Alzheimer's Research Foundation supports three ULiège research projects with 600,000 euros
The Alzheimer's Research Foundation has selected the scientific projects of Fabienne Collette, Emme Delhaye, Ira Espuny Camacho and Laurent Nguyen, researchers at the GIGA of the University of Liège, and has just granted them 600,000 euros out of the 3,200,000 euros granted by the Foundation to all Belgian universities.
Fabienne Collette, Research Director at Fund for Scientific Research – FNRS and researcher at the GIGA CRC In Vivo Imaging, Aging & Memory group, has been awarded €250,000 for her project "Cognitive fatigue in Alzheimer's disease". Her study focuses on how fatigue affects cognitive efficiency in patients in the early stages of the disease. Indeed, a series of factors that contribute to fatigue are associated with the pathophysiology and characteristics of Alzheimer's disease.
Laurent Nguyen, Director of the GIGA-StemCells and the Molecular Regulation of Neurogenesis Laboratory, and Ira Espuny Camacho, Postdoctoral Researcher at Fund for Scientific Research – FNRS at the GIGA-StemCells, are also receiving 250,000 euros for their study "Modelling Alzheimer's disease with 3D human multicellular brain organoids". The project aims to develop an innovative in vitro "mini-brain" model of Alzheimer's disease using patient-induced pluripotent stem cells. The aim is to reveal early disease phenotypes and establish the basis for a new method in designing therapeutic approaches to Alzheimer's disease.
The Alzheimer's Research Foundation is also supporting Emma Delhaye, Postdoctoral Researcher at Fund for Scientific Research – FNRS at the GIGA CRC In Vivo Imaging, Aging & Memory group, with 100,000 euros for her project aimed at better characterising the nature of the memory disorders that occur at the onset of Alzheimer's disease, using advanced assessment tools.
"The Thematic Research Units of the GIGA Institute are proud to be part of the Belgian scientific community involved in Alzheimer's disease research," says Professor Eric Salmon, Medical Director of the Cyclotron Research Centre (GIGA CRC In Vivo Imaging) at ULiège. "The members of the Scientific Committee of the Alzheimer's Research Foundation are particularly pleased to appreciate the quality of the Belgian projects that are subjected to a rigorous evaluation by foreign experts every year."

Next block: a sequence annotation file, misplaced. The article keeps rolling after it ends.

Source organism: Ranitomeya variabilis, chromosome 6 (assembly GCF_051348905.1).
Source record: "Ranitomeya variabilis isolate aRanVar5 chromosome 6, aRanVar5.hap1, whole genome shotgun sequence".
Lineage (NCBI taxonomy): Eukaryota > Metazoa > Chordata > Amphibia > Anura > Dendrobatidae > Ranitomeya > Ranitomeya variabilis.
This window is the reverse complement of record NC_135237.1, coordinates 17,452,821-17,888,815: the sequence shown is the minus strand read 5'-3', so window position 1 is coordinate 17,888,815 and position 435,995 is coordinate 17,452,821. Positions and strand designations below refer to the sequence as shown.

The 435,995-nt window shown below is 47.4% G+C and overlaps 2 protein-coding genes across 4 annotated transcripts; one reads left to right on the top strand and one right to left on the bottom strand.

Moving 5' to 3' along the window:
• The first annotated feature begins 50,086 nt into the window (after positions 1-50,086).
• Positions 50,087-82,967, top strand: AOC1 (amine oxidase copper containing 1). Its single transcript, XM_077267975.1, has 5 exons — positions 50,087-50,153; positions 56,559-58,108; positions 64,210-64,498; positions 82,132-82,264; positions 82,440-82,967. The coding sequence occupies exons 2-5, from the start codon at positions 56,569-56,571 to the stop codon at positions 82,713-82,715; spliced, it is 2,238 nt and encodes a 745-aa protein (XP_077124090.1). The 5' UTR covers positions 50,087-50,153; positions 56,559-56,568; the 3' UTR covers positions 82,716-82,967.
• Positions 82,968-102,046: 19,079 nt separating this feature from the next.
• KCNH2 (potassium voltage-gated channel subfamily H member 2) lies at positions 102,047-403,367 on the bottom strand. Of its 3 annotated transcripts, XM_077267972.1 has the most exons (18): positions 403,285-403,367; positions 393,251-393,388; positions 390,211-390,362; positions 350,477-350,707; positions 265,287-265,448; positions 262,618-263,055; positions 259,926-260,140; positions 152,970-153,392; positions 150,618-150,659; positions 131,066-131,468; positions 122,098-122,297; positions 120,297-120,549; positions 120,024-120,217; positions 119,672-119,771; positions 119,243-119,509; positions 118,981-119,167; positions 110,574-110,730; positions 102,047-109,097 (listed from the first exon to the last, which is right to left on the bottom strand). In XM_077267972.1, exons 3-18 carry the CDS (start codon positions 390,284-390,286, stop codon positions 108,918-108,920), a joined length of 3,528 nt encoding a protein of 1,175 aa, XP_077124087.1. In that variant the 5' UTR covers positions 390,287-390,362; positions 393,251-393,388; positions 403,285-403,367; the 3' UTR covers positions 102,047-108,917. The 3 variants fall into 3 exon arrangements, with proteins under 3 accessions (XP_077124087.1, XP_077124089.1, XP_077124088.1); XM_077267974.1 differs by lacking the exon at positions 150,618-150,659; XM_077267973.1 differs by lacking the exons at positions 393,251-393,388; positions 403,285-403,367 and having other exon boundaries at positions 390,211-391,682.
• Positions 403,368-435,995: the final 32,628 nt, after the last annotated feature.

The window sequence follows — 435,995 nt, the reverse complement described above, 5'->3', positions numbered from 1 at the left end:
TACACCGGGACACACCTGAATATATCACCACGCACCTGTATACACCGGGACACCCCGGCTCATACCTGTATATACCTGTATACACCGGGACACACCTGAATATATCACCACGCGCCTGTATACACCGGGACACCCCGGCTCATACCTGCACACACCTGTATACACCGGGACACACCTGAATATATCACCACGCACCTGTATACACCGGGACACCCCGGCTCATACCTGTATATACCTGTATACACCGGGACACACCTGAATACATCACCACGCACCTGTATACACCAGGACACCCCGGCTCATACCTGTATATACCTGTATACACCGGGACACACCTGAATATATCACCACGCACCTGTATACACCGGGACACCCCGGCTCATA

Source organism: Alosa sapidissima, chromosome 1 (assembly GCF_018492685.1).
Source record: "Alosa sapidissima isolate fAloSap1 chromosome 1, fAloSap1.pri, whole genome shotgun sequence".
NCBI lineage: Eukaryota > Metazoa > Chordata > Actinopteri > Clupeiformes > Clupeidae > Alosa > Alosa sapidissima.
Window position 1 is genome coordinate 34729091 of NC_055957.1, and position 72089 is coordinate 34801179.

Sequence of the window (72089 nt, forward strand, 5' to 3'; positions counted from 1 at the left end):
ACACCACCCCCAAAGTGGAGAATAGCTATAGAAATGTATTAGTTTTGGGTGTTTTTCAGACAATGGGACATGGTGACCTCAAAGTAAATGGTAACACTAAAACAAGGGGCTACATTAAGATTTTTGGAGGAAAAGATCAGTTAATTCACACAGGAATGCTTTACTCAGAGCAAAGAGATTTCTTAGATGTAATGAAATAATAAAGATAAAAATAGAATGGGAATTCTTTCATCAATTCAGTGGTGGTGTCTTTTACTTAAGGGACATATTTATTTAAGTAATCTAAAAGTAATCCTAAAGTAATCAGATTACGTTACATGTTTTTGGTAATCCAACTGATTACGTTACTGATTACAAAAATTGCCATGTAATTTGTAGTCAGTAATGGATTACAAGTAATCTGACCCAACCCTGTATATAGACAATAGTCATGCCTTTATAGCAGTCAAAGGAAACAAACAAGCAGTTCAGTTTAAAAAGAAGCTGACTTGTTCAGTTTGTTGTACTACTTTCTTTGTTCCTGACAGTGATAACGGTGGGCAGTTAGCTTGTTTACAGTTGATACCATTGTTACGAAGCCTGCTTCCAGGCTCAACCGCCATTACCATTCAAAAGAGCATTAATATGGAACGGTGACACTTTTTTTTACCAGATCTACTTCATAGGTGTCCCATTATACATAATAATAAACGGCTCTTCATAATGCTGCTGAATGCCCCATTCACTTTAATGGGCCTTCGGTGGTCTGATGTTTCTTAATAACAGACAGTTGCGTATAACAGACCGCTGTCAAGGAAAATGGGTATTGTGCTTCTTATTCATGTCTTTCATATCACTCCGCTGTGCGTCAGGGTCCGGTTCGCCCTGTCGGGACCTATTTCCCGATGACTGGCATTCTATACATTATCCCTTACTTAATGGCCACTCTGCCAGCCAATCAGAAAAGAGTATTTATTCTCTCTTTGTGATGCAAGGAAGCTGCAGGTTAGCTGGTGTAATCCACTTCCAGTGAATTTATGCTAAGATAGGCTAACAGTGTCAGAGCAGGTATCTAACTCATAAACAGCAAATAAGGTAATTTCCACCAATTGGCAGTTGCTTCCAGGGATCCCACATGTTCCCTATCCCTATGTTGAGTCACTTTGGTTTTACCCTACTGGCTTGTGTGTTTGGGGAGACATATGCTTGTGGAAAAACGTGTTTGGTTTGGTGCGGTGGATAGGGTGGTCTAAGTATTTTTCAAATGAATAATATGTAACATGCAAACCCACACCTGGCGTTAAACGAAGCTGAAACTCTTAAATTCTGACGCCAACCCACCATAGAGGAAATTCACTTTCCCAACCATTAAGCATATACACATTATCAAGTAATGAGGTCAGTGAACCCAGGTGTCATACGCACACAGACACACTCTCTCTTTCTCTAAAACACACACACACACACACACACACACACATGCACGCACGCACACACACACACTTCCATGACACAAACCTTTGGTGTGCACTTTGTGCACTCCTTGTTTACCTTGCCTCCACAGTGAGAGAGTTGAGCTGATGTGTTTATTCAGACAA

In 2020, the Alzheimer Research Foundation, a Belgian non-profit organisation of public utility, awarded a record amount of 3,200,000 euros to 17 scientific research projects conducted within Belgian universities. "Despite the covid-19 crisis, our donors have understood that Alzheimer's research is more important than ever and we have had a good year", says Joost Martens, director of the Foundation.
Fabienne Collette, Emme Delhaye and Laurent Nguyen, researchers at the GIGA of the University of Liège, received their prize in the presence of Joost Martens, Director of the Alzheimer Research Foundation.
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I'm interested in how the very first symptoms in our cognitive functioning can indicate that Alzheimer's disease is starting to develop in the brain. Research has identified the brain regions where Alzheimer's disease neuropathology first develops, through the aggregation of abnormally phosphorylated tau proteins and the accumulation of beta-amyloid peptides. However, between the very beginning of the installation of AD-related neuropathology in targeted brain regions and the first cognitive symptoms that will lead to a clinical diagnosis, several years may pass, and the disease has already had time to progress.
The aim of my research is to identify whether, and if so in what form, there are very subtle cognitive symptoms that would indicate the installation of Alzheimer's disease-related neuropathology as soon as it appears in the brain, and therefore much earlier in the course of the disease than we are able to do at present. This would improve diagnosis.